I suspect that 99 times out of 100 these are not controversial issues, but there have been examples in the past where, whilst the government of the day may well have been led to the view that it was uncontroversial and no-one had a contrary view, the work of the select committee attracted evidence from people who opposed the provisions. The reason for the hybrid bill provisions, the reason for having a select committee, is to give people the opportunity to put their alternative point of view if they wish. This sort of farce of saying, 'Okay, we've held a select committee, we've established it today, we told nobody that it's on, we don't advertise, we don't take any evidence and then we report', is a farce and it snubs the nose at the rules that govern the procedures of our parliament.
I am not going to test the waters here because it is not an issue that we have discussed in our party room but, at some stage, an upper house may well wish to test the waters and say, 'Well, look, that wasn't a sensible select committee being conducted on a hybrid bill. We'll establish our own select committee and do the job properly.' One would need to take advice from the Clerk, but it would be my guess that there is nothing that prevents the second chamber from actually doing the job that is expected of the parliament in relation to a hybrid bill.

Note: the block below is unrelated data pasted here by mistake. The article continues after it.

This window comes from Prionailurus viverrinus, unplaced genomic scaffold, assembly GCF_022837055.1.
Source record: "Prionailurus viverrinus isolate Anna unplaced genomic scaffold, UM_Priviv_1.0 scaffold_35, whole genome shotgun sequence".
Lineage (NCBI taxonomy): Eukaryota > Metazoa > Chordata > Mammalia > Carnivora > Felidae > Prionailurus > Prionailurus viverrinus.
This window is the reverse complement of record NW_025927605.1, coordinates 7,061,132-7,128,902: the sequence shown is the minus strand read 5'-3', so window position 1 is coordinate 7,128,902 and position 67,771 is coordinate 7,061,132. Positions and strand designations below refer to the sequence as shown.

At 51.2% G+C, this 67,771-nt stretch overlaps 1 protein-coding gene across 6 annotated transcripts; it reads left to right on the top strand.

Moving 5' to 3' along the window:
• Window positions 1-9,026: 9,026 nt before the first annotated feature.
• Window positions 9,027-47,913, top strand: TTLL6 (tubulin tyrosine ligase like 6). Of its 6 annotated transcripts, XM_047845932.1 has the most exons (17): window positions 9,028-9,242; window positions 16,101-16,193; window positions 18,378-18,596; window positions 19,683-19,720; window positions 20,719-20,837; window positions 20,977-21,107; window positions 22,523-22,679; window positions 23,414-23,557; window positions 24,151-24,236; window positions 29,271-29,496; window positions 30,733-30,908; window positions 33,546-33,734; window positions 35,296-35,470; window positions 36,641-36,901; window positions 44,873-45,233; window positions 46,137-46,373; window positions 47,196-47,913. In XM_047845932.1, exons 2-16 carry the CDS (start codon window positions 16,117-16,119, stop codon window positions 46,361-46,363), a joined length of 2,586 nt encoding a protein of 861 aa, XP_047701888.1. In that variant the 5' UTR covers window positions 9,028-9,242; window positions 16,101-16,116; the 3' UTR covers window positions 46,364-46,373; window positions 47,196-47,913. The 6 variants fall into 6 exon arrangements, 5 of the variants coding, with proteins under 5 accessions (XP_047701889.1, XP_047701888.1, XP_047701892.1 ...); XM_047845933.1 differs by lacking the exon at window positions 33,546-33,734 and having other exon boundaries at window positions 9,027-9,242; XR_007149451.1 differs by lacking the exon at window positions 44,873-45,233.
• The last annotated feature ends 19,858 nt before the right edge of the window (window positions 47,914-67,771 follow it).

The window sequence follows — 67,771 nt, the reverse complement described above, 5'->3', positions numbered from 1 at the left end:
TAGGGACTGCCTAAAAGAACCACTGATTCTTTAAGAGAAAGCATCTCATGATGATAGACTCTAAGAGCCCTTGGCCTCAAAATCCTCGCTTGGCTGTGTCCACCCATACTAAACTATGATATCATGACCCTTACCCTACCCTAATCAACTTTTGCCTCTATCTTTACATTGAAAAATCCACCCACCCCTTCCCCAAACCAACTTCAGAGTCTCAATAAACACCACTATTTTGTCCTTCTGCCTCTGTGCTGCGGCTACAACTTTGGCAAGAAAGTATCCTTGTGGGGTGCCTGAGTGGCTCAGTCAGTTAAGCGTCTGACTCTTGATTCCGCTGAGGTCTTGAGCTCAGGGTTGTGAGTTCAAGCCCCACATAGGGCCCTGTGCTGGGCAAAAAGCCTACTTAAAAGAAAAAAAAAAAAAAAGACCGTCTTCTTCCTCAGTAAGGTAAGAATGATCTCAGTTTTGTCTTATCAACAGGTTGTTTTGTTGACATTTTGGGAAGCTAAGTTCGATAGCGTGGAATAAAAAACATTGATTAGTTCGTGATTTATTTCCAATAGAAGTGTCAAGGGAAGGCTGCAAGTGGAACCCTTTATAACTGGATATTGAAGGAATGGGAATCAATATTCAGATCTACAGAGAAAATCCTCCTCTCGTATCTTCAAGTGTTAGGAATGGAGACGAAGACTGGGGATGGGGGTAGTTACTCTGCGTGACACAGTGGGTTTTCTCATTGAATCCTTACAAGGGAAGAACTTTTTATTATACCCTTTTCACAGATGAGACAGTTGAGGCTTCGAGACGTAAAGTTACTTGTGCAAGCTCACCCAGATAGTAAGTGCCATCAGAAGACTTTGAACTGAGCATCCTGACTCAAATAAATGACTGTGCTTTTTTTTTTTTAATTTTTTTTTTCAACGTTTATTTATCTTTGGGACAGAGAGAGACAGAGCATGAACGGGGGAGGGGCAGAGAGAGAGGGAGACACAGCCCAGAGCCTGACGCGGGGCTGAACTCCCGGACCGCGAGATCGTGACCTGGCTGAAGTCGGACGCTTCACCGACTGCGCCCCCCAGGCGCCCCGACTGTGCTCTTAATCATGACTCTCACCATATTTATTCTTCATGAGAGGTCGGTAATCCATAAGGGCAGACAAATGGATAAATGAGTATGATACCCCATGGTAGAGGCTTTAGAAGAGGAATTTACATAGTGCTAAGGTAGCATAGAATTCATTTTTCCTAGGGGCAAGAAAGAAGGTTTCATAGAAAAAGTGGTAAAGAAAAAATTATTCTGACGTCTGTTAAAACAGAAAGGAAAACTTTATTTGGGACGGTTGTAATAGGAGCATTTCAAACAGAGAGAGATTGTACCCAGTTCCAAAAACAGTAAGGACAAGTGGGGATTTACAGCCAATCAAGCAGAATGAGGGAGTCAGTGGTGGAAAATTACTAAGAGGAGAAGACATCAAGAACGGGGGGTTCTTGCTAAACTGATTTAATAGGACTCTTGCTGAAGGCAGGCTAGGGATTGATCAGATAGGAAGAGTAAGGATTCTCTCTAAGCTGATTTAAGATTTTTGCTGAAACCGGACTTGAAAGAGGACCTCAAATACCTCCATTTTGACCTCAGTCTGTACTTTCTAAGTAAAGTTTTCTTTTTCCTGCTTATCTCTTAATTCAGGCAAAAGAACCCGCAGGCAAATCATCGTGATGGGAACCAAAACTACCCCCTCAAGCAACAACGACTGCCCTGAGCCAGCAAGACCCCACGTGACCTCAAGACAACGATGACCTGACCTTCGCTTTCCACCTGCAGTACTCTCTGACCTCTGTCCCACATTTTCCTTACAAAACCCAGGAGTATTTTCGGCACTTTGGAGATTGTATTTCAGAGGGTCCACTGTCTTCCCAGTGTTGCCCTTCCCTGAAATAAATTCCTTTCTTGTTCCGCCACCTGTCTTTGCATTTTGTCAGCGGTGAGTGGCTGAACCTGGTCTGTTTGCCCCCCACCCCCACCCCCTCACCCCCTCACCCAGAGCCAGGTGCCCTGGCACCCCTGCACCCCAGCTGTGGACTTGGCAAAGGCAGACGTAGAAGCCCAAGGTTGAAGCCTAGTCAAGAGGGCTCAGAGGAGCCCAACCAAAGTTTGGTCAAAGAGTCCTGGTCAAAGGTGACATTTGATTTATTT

I hasten to say that what that requires is that governments need to introduce a bill knowing that it is a hybrid bill and giving reasonable time for anyone who might want to put an alternative point of view in relation to the particular matter to do so. There have been some examples where that has been rushed through but it has been done in about two weeks with the gap between the parliamentary sessions, so one house will agree to establish a select committee, you advertise and if you do not get any evidence other than from the key stakeholder, you meet with the key stakeholder, take any evidence and report in two or three weeks' time when the parliament—
The Hon. J.S.L. Dawkins interjecting: